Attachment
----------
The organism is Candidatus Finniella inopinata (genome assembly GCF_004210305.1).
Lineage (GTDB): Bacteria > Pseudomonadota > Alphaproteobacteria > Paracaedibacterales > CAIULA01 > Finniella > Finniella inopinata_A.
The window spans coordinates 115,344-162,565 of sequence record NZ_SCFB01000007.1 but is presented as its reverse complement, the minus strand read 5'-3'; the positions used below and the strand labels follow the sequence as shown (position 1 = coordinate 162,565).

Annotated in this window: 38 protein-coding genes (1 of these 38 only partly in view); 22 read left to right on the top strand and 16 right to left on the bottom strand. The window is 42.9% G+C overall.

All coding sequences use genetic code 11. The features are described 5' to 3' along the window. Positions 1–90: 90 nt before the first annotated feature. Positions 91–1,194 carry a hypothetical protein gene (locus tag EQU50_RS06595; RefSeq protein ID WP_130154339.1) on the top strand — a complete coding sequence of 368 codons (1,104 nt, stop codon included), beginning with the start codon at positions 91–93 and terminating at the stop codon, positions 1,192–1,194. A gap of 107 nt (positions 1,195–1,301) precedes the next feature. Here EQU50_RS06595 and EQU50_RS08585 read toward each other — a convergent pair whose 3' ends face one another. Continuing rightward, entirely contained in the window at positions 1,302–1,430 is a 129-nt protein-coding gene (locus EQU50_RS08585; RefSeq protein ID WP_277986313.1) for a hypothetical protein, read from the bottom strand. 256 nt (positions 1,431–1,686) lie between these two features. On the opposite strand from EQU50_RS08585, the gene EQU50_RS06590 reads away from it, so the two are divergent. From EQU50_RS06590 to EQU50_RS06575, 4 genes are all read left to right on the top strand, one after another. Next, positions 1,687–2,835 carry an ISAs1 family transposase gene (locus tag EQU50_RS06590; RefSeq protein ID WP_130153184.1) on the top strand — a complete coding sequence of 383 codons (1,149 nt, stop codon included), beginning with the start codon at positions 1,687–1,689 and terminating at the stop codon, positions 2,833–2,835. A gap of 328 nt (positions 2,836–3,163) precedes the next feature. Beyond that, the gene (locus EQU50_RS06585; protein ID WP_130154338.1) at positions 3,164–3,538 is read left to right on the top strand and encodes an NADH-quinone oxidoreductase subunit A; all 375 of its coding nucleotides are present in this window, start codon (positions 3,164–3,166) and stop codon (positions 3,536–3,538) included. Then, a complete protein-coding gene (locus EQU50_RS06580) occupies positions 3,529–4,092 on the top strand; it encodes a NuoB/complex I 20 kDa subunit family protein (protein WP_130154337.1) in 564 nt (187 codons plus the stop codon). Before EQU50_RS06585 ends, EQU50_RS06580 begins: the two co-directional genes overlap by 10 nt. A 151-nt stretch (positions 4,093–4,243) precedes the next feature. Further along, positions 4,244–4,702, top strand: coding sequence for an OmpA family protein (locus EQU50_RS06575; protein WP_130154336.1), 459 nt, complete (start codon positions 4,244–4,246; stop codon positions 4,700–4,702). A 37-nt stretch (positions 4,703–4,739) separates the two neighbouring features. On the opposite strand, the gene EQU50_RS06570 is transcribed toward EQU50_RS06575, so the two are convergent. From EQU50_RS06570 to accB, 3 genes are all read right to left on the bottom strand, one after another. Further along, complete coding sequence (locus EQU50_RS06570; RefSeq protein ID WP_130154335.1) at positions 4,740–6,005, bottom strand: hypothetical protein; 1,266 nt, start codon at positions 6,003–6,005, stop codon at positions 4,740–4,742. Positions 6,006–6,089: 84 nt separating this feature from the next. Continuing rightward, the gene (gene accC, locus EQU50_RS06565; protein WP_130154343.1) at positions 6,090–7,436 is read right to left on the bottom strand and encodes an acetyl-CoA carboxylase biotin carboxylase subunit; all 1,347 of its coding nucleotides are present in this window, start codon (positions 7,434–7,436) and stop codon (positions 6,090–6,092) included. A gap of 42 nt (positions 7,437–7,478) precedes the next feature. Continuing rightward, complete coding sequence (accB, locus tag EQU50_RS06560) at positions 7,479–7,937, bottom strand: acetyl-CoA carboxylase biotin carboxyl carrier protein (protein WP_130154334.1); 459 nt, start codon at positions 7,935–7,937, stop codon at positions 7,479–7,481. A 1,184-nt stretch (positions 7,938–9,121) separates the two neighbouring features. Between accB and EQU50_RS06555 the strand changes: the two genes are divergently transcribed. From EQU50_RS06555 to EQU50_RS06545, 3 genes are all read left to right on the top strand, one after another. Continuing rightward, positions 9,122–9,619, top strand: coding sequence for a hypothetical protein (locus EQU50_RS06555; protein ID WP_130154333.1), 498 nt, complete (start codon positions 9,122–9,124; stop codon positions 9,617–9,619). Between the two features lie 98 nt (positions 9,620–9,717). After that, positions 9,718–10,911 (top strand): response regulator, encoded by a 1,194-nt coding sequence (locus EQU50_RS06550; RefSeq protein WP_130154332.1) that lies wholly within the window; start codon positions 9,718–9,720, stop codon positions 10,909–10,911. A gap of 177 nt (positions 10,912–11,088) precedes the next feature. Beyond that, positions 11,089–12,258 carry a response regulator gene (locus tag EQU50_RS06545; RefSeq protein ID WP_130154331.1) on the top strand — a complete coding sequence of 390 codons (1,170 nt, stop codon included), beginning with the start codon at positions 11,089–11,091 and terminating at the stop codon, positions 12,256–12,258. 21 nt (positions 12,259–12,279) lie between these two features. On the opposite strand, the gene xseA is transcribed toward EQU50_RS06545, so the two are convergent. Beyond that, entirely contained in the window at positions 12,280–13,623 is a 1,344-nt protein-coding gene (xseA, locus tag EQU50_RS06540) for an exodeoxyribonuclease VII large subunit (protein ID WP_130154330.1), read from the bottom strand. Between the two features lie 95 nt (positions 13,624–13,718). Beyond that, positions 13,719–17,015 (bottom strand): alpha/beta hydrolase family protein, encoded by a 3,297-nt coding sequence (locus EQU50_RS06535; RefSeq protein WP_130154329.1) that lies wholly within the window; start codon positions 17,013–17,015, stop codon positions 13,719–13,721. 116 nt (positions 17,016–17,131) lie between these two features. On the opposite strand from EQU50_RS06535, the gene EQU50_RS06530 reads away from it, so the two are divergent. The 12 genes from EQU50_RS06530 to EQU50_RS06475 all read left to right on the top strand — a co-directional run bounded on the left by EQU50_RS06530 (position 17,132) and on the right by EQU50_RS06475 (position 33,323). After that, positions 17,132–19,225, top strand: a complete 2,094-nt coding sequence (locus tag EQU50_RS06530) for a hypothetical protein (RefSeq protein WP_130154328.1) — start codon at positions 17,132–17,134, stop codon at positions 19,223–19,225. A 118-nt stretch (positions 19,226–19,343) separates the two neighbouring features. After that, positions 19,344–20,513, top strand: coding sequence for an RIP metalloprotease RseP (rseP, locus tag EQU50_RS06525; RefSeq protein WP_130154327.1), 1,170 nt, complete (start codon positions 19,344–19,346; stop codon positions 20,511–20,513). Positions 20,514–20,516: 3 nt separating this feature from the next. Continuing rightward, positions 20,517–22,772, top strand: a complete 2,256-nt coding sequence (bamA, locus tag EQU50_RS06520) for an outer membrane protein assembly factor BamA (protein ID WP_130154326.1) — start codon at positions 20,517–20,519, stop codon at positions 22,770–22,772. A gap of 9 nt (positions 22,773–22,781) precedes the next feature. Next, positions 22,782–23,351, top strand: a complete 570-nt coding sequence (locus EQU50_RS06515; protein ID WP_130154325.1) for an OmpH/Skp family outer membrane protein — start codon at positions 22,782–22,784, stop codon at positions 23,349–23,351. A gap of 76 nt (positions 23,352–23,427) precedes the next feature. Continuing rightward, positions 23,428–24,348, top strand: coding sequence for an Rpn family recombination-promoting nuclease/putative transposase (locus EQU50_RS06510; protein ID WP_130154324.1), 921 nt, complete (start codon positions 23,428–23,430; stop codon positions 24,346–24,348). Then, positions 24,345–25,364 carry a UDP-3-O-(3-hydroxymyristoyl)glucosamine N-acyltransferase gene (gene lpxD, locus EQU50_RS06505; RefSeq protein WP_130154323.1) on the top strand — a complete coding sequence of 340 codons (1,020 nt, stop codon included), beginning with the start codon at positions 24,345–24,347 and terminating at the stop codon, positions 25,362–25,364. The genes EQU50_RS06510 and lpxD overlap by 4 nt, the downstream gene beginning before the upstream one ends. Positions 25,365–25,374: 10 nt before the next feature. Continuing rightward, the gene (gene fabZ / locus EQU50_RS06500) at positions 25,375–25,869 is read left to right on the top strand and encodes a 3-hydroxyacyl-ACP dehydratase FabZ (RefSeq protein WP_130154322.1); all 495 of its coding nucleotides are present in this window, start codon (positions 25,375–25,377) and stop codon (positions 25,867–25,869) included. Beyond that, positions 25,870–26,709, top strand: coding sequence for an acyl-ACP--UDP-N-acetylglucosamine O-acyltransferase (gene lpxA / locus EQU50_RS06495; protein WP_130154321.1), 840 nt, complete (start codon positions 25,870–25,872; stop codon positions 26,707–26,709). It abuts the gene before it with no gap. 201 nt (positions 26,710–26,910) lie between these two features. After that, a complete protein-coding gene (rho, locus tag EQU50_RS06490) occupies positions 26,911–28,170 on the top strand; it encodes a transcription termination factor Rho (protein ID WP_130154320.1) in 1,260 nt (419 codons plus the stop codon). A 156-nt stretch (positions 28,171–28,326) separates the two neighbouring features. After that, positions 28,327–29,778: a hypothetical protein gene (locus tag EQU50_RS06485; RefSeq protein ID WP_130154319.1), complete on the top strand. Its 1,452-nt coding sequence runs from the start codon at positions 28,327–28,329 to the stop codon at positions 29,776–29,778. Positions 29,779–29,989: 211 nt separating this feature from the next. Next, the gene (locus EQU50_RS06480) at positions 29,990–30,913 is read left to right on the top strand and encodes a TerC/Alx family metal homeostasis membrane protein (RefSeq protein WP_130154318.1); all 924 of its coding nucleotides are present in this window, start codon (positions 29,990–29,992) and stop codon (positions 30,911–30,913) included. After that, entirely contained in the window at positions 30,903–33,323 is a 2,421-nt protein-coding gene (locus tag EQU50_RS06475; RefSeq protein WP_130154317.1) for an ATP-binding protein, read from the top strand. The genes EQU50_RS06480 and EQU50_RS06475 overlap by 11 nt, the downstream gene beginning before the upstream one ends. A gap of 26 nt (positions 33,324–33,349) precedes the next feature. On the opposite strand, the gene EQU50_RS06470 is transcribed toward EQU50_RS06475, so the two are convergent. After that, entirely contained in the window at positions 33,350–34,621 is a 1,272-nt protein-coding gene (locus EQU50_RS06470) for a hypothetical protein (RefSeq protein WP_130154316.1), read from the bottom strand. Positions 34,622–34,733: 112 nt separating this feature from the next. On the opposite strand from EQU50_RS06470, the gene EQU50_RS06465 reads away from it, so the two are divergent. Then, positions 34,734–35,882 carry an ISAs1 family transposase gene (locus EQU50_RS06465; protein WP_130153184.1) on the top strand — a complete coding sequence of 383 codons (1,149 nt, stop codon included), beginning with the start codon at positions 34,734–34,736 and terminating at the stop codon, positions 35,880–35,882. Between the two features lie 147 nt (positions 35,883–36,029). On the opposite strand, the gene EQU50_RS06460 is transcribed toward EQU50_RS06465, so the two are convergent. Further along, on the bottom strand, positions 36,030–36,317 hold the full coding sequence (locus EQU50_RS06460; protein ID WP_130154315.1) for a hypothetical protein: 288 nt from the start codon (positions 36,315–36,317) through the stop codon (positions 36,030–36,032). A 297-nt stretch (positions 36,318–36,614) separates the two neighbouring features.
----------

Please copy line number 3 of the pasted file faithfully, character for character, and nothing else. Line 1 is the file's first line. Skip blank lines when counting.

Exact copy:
The window spans coordinates 115,344-162,565 of sequence record NZ_SCFB01000007.1 but is presented as its reverse complement, the minus strand read 5'-3'; the positions used below and the strand labels follow the sequence as shown (position 1 = coordinate 162,565).